? Mr. Lancaster, in the first edition of his work, which was published in 1803, says, at p. 45: “ The institution, which a benevolent Provi. dence has been pleased to make me the happy instrument of bringing into usefulness, was begun in the year 1798." Now this was nine years after Dr. Bell began his system, and one year after he had published the account of it in London. But when Mr. Lancaster began his school, he appears to have acted in the common manner; or at least not according to the new method. For at the close of his first edition, he says, “ I much regret, that I was not acquainted with the beauty of his (Dr. Bell's) system, till somewhat advanced in my plan: it would have saved me much trouble, and some retrograde movements. As a con. firmation of the goodness of Dr. Bell's plan, I have succeeded with one nearly similar, in a school attended by almost three hundred children.” It was probably in 1802, that Mr. Lancaster adopted Dr. Bell's me. thod: for in that year he corresponded with, and visited, Dr. Bell, at Swanage, where “ every requisite instruction toward forming a school on the Madras System, and upon a great and extended plan, was af

gaged the patronage, of many distinguished characters in the metropolis, he was soon invited to found seminaries in other places of this kingdom. It is true, that the religious part of the system had, in the mean time, and under his hands; undergone a complete alteration ; the Doctrines of the Church of England having been superseded by a few general maxims, which, it was supposed, might serve as a basis for Christianity under every form.' Whether the apparent liberality of this plan seduced the members of the church; whether they regarded only the mechanism of the system,

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forded him.” See the British Review, No. I. p. 193. A few lines before the passage last quoted, Mr. Lancaster says, “ I ought not to close my account without acknowledging the obligation I lie under to Dr. Bell, of the Male Asylum at Madras, who so nobly gave up his time and liberal salary, that he might perfect that institution which florished greatly under his fostering care.--Dr. Bell had two HUNDRED BOYS, who instructed themselves.” See more extracts containing Mr. Lancaster's acknowledgments on this head, in a printed paper, entitled, “ New System of Education,” printed by C. Squire, Furnival's-InnCourt, and distributed by the patrons of the Clergy Orphan-School. These acknowledgments it is the more necessary to preserve, as Mr. Lancaster, in his later editions, has withdrawn them. But that the merit, not only of the invention, but of the first successful practice of it, is due to Dr. Bell, is proved by documents, which cannot be ques. tioned. See Dr. Bell's Madras School, p. iv. p. 125—242.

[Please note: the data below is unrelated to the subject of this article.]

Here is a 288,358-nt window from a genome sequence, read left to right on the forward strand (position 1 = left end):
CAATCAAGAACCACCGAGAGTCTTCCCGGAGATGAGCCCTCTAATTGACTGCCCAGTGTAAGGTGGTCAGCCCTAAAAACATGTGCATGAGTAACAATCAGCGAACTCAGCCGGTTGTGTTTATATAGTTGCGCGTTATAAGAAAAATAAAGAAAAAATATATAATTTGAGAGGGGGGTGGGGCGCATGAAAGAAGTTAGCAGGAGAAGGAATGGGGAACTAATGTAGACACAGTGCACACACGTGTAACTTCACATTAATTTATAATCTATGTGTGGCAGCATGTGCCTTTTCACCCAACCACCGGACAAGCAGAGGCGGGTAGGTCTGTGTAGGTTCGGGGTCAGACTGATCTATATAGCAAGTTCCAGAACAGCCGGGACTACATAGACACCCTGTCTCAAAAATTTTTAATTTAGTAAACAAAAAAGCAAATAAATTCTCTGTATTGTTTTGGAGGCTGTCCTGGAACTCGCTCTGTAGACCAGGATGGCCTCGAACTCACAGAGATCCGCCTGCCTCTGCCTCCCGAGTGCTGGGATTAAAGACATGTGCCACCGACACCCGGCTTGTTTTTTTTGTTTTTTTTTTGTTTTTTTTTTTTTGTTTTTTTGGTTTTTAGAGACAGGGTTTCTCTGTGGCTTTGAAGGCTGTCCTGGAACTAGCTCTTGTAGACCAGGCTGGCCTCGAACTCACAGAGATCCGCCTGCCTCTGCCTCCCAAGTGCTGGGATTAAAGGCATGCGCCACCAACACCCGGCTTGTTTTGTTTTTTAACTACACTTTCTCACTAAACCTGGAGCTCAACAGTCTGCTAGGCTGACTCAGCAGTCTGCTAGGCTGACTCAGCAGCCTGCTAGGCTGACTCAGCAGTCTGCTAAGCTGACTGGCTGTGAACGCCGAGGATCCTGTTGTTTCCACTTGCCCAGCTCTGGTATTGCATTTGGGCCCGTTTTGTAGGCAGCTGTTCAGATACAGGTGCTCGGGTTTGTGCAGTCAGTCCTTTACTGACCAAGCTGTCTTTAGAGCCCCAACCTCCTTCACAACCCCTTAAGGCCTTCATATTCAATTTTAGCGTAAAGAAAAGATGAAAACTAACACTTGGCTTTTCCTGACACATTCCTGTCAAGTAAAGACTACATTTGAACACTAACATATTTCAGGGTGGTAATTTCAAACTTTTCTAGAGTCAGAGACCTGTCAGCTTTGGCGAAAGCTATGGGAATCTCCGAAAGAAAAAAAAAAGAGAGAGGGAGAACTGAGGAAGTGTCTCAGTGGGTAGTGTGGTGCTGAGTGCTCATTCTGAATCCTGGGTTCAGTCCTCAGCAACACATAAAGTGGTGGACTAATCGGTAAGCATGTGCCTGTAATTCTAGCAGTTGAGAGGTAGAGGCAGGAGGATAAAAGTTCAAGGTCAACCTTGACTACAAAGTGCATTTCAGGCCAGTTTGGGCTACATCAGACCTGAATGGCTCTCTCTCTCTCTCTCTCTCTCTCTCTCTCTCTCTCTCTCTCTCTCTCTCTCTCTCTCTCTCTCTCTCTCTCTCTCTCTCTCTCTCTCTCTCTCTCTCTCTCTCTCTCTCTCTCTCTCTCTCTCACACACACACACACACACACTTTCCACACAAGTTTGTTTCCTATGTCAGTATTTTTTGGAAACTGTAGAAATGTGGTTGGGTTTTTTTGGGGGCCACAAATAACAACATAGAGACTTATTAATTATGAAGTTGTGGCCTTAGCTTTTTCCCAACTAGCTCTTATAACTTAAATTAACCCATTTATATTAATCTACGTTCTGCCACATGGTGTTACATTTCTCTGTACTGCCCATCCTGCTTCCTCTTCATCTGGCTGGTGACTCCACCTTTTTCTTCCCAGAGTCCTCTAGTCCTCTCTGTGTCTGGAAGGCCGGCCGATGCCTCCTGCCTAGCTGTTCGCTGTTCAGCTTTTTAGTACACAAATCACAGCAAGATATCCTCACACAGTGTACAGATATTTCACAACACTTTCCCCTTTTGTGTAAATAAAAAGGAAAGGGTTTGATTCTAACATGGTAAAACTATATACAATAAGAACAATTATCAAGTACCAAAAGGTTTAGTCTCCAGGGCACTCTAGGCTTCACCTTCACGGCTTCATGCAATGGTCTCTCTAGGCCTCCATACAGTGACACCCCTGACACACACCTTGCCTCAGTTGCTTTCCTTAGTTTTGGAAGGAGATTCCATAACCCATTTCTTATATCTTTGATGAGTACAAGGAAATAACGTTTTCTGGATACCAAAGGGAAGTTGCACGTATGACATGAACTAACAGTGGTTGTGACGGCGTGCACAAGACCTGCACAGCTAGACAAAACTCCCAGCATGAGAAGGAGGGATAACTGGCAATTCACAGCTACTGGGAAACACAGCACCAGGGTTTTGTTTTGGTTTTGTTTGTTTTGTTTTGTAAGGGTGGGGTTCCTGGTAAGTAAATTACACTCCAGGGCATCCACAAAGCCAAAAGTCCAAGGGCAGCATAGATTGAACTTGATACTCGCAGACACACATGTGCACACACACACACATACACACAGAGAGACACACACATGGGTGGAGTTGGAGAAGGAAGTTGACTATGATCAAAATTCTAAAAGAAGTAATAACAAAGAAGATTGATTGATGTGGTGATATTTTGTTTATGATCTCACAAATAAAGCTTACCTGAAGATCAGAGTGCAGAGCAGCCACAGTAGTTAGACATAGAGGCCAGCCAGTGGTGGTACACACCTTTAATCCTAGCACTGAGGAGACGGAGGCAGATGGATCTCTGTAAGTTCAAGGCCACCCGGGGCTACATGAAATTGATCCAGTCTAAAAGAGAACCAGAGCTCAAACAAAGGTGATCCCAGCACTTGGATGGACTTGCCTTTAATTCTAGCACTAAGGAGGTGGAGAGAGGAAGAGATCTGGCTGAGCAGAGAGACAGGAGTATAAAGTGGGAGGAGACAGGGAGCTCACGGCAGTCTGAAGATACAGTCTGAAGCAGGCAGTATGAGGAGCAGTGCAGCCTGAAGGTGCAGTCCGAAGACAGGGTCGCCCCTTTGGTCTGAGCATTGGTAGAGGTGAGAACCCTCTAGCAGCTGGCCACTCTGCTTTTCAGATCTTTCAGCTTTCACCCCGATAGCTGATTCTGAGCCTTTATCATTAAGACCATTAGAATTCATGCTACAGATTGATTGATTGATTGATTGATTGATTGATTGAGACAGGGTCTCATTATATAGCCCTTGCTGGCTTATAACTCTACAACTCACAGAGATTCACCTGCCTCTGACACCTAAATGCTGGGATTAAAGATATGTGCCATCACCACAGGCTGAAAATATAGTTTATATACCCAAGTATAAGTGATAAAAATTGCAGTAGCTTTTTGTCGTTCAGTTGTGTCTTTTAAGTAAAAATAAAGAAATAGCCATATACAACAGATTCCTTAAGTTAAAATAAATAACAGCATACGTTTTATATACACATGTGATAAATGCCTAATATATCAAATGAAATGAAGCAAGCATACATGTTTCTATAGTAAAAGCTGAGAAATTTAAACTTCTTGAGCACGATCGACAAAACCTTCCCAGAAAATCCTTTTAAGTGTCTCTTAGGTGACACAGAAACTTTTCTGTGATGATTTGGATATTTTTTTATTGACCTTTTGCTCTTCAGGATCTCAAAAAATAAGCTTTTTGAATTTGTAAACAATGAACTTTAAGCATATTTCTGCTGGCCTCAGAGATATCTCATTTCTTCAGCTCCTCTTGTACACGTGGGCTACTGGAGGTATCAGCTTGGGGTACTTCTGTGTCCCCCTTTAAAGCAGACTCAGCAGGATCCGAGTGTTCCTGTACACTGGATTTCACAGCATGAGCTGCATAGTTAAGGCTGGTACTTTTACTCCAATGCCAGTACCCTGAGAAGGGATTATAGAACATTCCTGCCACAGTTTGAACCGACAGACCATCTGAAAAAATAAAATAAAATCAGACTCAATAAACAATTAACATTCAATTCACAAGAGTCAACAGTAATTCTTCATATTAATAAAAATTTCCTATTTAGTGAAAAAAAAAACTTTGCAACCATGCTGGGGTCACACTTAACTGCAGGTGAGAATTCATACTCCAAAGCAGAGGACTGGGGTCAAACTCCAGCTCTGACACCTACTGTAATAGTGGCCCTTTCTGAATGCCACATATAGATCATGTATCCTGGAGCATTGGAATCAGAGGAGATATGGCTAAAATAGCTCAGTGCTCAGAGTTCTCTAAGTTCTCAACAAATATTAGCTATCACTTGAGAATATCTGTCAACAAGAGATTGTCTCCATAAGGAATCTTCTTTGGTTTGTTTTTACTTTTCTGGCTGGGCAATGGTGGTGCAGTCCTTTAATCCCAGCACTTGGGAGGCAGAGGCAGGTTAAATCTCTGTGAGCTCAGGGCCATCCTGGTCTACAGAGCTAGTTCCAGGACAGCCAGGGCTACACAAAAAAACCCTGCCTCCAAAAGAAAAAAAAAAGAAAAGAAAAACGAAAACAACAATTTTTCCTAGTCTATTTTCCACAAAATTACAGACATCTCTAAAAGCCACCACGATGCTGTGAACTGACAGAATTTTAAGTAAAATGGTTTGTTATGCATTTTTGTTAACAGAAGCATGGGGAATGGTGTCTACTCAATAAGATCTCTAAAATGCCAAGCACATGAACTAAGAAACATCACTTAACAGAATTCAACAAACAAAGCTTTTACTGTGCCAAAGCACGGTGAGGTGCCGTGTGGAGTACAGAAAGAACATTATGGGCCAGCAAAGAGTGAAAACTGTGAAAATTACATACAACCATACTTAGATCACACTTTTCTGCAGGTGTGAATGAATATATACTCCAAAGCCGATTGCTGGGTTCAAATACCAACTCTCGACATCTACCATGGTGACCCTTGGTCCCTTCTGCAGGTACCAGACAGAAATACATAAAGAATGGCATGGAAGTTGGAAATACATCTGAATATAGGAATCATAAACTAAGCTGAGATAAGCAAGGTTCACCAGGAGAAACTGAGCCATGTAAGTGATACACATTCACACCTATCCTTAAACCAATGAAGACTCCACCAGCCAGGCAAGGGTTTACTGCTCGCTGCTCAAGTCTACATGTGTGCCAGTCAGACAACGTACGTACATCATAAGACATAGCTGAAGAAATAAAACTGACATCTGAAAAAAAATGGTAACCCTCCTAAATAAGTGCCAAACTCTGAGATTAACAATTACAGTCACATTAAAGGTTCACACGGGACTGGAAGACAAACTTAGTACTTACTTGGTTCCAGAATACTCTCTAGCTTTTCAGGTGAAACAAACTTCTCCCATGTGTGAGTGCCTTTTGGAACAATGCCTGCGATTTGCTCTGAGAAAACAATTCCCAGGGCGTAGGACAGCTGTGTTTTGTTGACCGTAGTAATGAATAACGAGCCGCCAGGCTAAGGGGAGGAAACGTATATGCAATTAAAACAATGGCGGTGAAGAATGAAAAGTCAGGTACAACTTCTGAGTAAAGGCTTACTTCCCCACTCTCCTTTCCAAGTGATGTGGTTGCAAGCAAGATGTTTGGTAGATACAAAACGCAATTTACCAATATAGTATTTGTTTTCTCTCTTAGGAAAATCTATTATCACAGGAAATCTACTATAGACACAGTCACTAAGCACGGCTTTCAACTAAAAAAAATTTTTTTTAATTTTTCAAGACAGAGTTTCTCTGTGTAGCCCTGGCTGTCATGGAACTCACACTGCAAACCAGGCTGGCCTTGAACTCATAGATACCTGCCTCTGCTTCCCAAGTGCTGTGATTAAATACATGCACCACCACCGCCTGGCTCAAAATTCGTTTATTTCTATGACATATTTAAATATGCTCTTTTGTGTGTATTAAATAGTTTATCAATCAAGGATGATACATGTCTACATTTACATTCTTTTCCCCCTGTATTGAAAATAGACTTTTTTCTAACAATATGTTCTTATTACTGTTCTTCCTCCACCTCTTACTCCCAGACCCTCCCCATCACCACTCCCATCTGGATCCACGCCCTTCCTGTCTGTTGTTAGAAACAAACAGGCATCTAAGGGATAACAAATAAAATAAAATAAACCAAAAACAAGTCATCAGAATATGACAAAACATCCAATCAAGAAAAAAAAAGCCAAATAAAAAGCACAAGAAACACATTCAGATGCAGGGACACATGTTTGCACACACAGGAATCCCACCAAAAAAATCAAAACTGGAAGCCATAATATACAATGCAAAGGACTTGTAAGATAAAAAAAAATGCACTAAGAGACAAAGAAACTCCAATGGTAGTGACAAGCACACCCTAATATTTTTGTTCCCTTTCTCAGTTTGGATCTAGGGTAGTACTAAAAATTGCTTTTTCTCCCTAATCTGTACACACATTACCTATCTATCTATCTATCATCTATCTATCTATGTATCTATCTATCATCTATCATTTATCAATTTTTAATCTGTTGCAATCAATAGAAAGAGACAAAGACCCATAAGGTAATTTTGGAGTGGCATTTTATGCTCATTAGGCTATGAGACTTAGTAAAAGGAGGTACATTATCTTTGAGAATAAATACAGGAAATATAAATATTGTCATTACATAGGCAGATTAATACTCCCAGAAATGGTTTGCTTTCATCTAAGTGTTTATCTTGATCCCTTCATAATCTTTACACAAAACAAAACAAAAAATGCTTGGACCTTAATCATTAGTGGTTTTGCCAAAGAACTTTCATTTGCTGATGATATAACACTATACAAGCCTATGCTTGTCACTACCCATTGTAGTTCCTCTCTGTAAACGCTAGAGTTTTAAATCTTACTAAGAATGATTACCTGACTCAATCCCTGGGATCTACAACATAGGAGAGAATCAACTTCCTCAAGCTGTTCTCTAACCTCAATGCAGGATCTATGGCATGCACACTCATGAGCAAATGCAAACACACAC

'“ The grand basis of Christianity alone,says Mr. Lancaster, p. 184,“ is broad enough for the whole bulk of mankind to stand on, and join hands as children of one family. This basis is, Glory to God, and the increase of peace and good-will among men.” This may be a basis perhaps for natural religion, but it cannot be a basis for the revealed doctrines of Christianity. It is a downright contradiction to call that the basis of a religion, which contains not those principles, which distinguish that religion from other religions. “ Glory to God, and the increase of peace and good-will among men,” are precepts which would be inculcated not only by a Christian, but by a Deist, a Mahome. tan, or a Hindoo.

and, mistaking instruction for education, supposed that every thing was done, if only the former were promoted ; or whether they percelved its religious tendency, and adopted it with the previous intention of counteracting that tendency as opportunity might offer, they concurred with the Dissenters in promoting the system, thus proposed to them.

Under these circumstances the Trustees of two of the Charity schools now before us,' very greatly to their credit as members of the Church of England, determined five years ago, to apply to the inventor of the system, being of opinion that “ the children of a Church-of-England charity school ought to be brought up in the principles and doctrine of the Church of England.” 3 With a zeal proportioned to the goodness of his cause, that friend of humanity undertook the charge. The principle of “ Tuition by the Scholars themselves” was applied there with complete success ; and again applied in unison with the Established

"The charity school for boys, and the charity school for girls in Whitechapel.

* See the Report of the Charity Schools belonging to the parish of St. Mary, Whitechapel, for the year 1806,7.

3 See the preface to an excellent Sermon, preached in the parish church of St. Mary, Whitechapel, on Sunday, Feb. 10, 1811, for the benefit of the charity-schools in that parish, conducted on the system of Dr. Bell. By T. G. Taylor, A. M. Vicar and Lecturer of Dedham. On this subject, Mr. Lancaster himself very justly observes, in the first page of his Introduction, “ that education, as it respects those who are unprovided with in, ought to become a national concern.” But then the very circumstance, that it is a national concern, leads to the conclusion, that such national education should be founded on the national religion. For it is not a "pharisaical sect-making spirit” which supports the nation. al religion, whatever epithets Mr. Lancaster himself may apply. The necessity of making the national religion the foundation of national education, is well illustrated by Mr. Bowles in his two Letters to Mr. Whitbread, and by Mrs. Trimmer in her Comparative View.